Amartya Sen has made deep and lasting contributions to the academic disciplines of economics, philosophy, and the social sciences more broadly. He has engaged in policy dialogue and public debate, advancing the cause of a human development focused policy agenda, and a tolerant and democratic polity. This argumentative Indian has made the case for the poorest of the poor, and for plurality in cultural perspective. This volume of essays, written in honor of his 75th birthday by his students and peers, covers the range of contributions that Sen has made to knowledge. They are written by some of the world's leading economists, philosophers and social scientists, and address topics such as ethics, welfare economics, poverty, gender, human development, society and politics.
Part I Ethics, Normative Economics and Welfare 1: John Broome: Why Economics Needs Ethical Theory 2: S. R. Osmani: The Sen System of Social Evaluation 3: Edmund S. Phelps: The Good Life and the Good Economy: The Humanist Perspective of Aristotle, the Pragmatists and Vitalists, and the Economic Justice of John Rawls 4: Mozaffar Qizilbash: The Adaptation Problem, Evolution and Normative Economics 5: T. M. Scanlon: Rights and Interests 6: Arjun Sengupta: Elements of a Theory of the Right to Development Part II Agency, Aggregation and Social Choice 7: Walter Bossert and Kotaro Suzumura: Rational Choice on General Domains 8: Bhaskar Dutta: Some Remarks on the Ranking of Infinite Utility Streams 9: Wulf Gaertner and Yongsheng Xu: Individual Choices in a Non-Consequentialist Framework: A Procedural Approach 10: Satish K. Jain: The Method of Majority Decision and Rationality Conditions 11: Isaac Levi: Convexity and Separability in Representing Consensus 12: Prasanta K. Pattanaik: Rights, Individual Preferences, and Collective Rationality 13: Kevin Roberts: Irrelevant Alternatives 14: Maurice Salles: Limited Rights and Social Choice Rules 15: Alain Trannoy and John A. Weymark: Dominance Criteria for Critical-Level Generalized Utilitarianism Part III Poverty, Capabilities and Measurement 16: Paul Anand, Cristina Santos, and Ron Smith: The Measurement of Capabilities 17: Sudhir Anand, Christopher Harris, and Oliver Linton: On UltraPoverty 18: Francois Bourguignon and Satya R. Chakravarty: Multidimensional Poverty Orderings: Theory and Applications 19: James E. Foster and Christopher Handy: External Capabilities 20: Martin Ravallion: On the Welfarist Rationale for Relative Poverty Lines 21: Ingrid Robeyns: Justice as Fairness and the Capability Approach 22: Anthony Shorrocks and Guanghua Wan: Ungrouping Income Distributions: Synthesising Samples for Inequality and Poverty Analysis 23: S. Subramanian: A Practical Proposal for Simplifying the Measurement of Income Poverty Part IV Identity, Collective Action and Public Economics 24: Sabina Alkire: Concepts and Measures of Agency 25: Kwame Anthony Appiah: Sen's Identities 26: A. B. Atkinson: Welfare Economics and Giving for Development 27: Rajat Deb, Indranil K. Ghosh, and Tae Kun Seo: Justice, Equity and Sharing the Cost of a Public Project 28: Peter Hammond: Isolation, Assurance and Rules: Can Rational Folly Supplant Foolish Rationality? 29: Joseph E. Stiglitz: Simple Formulae for Optimal Income Taxation and the Measurement of Inequality: An Essay in Honor of Amartya Sen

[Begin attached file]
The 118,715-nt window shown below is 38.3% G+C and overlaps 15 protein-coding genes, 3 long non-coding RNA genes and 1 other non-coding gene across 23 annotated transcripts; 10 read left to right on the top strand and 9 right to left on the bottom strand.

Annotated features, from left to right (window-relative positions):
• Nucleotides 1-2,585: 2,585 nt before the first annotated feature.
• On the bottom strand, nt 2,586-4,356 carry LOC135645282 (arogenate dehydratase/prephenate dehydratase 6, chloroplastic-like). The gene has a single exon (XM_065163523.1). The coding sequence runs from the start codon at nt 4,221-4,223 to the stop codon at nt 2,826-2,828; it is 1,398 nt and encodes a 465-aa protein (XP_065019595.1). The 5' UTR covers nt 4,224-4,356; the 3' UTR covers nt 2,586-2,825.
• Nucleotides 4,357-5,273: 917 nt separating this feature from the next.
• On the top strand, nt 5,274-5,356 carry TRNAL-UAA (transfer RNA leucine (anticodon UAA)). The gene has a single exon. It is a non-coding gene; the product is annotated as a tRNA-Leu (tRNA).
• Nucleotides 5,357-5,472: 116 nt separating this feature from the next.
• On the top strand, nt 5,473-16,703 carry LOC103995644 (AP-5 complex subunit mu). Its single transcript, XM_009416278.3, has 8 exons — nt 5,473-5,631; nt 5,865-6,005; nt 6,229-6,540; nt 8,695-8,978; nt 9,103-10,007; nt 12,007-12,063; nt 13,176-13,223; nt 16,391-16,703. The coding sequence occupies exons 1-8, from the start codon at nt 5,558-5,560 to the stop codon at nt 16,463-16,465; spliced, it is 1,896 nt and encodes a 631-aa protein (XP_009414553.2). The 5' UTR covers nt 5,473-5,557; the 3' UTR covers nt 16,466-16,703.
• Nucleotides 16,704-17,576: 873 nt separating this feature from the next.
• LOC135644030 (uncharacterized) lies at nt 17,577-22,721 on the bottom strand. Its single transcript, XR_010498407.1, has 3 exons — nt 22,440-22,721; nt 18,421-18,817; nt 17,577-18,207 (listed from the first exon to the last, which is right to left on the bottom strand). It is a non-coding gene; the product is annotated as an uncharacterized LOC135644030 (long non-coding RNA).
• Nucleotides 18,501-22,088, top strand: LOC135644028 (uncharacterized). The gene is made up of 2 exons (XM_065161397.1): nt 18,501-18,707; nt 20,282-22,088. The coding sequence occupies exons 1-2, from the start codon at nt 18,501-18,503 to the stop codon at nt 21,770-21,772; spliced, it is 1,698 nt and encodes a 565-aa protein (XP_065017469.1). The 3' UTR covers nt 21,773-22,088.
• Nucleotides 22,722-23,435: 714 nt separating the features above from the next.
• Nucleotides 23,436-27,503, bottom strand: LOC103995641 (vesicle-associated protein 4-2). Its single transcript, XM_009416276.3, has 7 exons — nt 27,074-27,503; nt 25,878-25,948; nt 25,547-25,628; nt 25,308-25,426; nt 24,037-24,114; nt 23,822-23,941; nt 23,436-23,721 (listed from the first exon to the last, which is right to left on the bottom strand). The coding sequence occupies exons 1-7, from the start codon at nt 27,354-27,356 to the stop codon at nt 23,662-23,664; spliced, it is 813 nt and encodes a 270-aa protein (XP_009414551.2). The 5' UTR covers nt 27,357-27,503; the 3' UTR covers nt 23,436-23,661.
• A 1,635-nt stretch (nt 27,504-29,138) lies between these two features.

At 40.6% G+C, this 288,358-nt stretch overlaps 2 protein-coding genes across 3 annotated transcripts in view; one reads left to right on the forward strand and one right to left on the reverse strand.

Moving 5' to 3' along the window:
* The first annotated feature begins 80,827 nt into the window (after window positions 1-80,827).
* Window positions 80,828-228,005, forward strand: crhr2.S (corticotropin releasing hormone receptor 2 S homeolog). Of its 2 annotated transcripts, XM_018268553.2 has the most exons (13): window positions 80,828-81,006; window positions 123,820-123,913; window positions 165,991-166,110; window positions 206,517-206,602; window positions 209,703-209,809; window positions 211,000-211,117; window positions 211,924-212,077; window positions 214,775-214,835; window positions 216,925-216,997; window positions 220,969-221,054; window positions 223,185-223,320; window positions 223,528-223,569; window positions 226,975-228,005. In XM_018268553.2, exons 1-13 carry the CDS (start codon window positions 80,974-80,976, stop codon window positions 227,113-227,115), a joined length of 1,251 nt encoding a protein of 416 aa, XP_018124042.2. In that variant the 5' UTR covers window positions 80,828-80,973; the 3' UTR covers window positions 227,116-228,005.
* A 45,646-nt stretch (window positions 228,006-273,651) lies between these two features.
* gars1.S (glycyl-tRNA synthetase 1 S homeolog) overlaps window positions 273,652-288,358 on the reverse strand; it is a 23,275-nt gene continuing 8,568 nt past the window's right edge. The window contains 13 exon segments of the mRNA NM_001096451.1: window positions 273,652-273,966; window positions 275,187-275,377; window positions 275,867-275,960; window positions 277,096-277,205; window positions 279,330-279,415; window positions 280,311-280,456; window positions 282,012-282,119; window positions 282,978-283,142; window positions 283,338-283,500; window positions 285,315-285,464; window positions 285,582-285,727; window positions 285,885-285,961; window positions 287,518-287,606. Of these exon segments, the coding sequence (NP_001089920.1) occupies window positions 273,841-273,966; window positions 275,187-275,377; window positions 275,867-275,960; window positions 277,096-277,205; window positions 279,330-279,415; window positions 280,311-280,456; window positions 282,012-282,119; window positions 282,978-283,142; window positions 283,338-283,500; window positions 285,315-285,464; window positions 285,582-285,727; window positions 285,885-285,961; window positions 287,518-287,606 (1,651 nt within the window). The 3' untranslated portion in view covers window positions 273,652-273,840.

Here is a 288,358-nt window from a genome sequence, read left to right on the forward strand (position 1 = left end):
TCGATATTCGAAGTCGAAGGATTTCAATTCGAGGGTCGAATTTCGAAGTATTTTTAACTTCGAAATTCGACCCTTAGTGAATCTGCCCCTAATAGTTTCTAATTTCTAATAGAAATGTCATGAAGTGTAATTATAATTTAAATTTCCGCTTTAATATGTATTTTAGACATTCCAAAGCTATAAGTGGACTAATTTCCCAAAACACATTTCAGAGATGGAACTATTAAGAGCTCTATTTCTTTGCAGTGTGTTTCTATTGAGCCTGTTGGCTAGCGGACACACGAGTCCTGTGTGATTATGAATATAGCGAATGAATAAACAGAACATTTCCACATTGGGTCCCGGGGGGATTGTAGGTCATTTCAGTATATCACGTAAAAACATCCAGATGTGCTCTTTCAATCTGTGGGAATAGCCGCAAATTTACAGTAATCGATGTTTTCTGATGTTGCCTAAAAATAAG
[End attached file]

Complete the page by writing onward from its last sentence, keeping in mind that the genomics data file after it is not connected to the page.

Kaushik Basu is Professor of Economics and the C. Marks Professor of International Studies, Department of Economics, and Director, Center for Analytic Economics, Cornell University. He has held visiting positions at CORE (Louvain-la-Neuve, Belgium), the Institute for Advanced Study (Princeton), and the London School of Economics, where he was Distinguished Visitor in 1993. He has been Visiting Professor at Harvard University, Princeton University, and M.I.T. In 1992 he founded the Centre for Development Economics in Delhi and was its first Executive Director. He is also a founding member of the Madras School of Economics. A Fellow of the Econometric Society and a recipient of the Mahalanobis Memorial Memorial Award for contributions to economics, Kaushik Basu has published widely in the areas of Development Economics, Industrial Organization, Game Theory and Welfare Economics. Ravi Kanbur is T. H. Lee Professor of World Affairs, International Professor of Applied Economics and Management, and Professor of Economics at Cornell University. He holds a bachelor's degree in economics from the University of Cambridge and a doctorate in economics from the University of Oxford. He has taught at the Universities of Oxford, Cambridge, Essex, Warwick, Princeton and Columbia. Ravi Kanbur has served on the staff of the World Bank, as Economic Adviser, Senior Economic Adviser, Resident Representative in Ghana, Chief Economist of the African Region of the World Bank, and Principal Adviser to the Chief Economist of the World Bank. He has also served as Director of the World Bank's World Development Report. Professor Kanbur's main areas of interest are public economics and development economics. His work spans conceptual, empirical, and policy analysis. He is particularly interested in bridging the worlds of rigorous analysis and practical policy making.